To turn the tide on piracy in Somalia, bring justice to its fisheries
A coalition force tasked with fishery protection would address a root cause of the crisis.
In the past few weeks, a failed state that was forgotten for more than a decade once again made the world take notice. While Somalia's weak transitional government fails to assert control on land, a band of highly organized pirates have taken firm control of the country's sea lanes.
The pirates' recent seizure of a Ukrainian ship transporting military hardware and a Saudi oil supertanker has prompted the world to take action, with many countries sending warships to patrol the area around the Somali coast and Gulf of Aden. A longer-term solution may prove simpler and less costly: Forget about freight and focus on fishing.
Beyond the immediate need to temporarily send warships to police the troubled waters, a coalition force tasked with fishery protection should be deployed. It could be done under the auspices of the United Nations, African Union, or a coalition of willing states. This option will address a root cause of the piracy problem, rob the modern-day buccaneers of their legitimacy, and be more acceptable to the region as an enduring part of the solution.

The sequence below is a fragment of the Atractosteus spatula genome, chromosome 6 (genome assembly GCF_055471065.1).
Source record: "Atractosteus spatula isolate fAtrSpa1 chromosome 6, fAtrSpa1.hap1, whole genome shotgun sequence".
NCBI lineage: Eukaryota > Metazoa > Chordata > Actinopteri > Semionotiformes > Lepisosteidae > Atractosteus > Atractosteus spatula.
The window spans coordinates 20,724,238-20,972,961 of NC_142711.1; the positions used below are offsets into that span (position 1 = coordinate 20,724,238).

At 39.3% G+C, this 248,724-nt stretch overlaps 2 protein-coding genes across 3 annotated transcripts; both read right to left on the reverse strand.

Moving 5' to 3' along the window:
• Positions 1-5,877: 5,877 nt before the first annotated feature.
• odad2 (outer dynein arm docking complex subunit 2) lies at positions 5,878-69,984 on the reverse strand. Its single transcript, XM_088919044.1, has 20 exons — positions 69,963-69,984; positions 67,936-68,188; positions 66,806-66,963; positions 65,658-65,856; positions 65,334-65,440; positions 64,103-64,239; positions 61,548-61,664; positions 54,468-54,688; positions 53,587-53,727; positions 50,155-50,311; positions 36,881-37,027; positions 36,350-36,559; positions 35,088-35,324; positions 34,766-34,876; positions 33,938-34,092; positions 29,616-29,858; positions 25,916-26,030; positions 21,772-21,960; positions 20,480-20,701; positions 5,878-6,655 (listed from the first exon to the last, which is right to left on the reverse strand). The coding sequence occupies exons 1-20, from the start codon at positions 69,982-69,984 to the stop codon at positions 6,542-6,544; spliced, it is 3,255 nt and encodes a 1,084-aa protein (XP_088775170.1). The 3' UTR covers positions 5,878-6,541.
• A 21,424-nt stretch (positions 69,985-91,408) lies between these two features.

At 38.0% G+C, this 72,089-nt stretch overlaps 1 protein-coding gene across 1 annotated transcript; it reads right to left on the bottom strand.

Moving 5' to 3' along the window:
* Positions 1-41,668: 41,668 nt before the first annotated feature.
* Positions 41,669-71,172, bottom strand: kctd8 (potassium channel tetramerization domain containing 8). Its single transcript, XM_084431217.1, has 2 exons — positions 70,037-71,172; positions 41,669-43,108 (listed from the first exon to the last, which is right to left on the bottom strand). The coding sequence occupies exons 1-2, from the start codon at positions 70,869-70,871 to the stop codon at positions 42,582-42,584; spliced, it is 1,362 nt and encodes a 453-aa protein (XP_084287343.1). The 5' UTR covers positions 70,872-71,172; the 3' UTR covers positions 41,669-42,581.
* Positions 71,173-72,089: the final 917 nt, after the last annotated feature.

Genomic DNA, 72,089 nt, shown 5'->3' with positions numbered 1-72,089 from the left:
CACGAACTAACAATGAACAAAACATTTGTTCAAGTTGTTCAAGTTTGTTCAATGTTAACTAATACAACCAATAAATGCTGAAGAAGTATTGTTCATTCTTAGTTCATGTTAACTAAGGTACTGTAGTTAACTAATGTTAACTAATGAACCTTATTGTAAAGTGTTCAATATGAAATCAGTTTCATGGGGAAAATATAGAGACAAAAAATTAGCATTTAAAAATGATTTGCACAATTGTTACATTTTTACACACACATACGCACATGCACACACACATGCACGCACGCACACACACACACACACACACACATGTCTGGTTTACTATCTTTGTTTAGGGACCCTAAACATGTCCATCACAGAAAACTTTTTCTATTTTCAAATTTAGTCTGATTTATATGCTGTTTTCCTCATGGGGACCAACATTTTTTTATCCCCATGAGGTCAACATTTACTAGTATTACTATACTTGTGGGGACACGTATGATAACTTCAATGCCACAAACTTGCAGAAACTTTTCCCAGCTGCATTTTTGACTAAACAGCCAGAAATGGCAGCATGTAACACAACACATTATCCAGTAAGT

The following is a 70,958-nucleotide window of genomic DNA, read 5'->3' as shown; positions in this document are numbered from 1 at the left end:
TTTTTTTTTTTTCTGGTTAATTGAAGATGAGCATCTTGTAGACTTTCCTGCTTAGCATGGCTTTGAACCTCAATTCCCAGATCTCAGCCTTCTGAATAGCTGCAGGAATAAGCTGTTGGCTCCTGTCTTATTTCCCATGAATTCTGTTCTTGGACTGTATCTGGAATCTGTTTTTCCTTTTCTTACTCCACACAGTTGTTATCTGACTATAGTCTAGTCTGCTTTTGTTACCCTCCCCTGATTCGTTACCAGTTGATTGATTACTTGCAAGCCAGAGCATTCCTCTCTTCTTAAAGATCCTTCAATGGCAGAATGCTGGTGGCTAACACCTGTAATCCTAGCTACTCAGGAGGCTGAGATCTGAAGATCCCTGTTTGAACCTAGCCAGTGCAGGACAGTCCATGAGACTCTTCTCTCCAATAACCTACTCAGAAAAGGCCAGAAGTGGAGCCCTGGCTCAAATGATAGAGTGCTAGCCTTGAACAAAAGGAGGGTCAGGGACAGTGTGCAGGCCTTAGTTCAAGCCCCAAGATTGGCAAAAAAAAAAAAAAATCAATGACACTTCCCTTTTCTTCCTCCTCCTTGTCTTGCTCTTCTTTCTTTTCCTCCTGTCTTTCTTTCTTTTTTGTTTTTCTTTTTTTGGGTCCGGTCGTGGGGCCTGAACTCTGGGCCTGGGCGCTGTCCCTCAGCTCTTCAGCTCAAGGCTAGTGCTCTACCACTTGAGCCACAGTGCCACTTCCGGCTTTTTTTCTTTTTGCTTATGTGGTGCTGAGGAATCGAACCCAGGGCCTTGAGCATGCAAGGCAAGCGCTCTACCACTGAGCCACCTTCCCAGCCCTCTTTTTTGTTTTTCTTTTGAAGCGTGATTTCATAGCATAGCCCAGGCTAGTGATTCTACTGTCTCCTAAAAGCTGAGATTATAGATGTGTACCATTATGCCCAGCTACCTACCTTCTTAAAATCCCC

First, this option will address the very problem that originally sparked this rise in piracy. The problem of piracy in Somalia originated about a decade ago because of disgruntled fishermen.
The headless state had no authority to patrol its tuna-rich coastal waters and foreign commercial vessels swooped in to cast their nets. This proved a slap in the face for Somalis, who saw these vessels as illegal and raking in profits at the expense of the local impoverished population. To make matters worse, there were reports that some foreign ships even dumped waste in Somali waters.
That prompted local fishermen to attack foreign fishing vessels and demand compensation. The success of these early raids in the mid-1990s persuaded many young men to hang up their nets in favor of AK-47s. Making the coastal areas lucrative for local fishermen again could encourage pirates to return to legitimate livelihoods.
Second, a fishery protection force will eliminate the pirates' source of legitimacy. The pirates' spokesman, Sugule Ali, told the international press last month that his men executed attacks to prevent illegal fishing and dumping in their waters.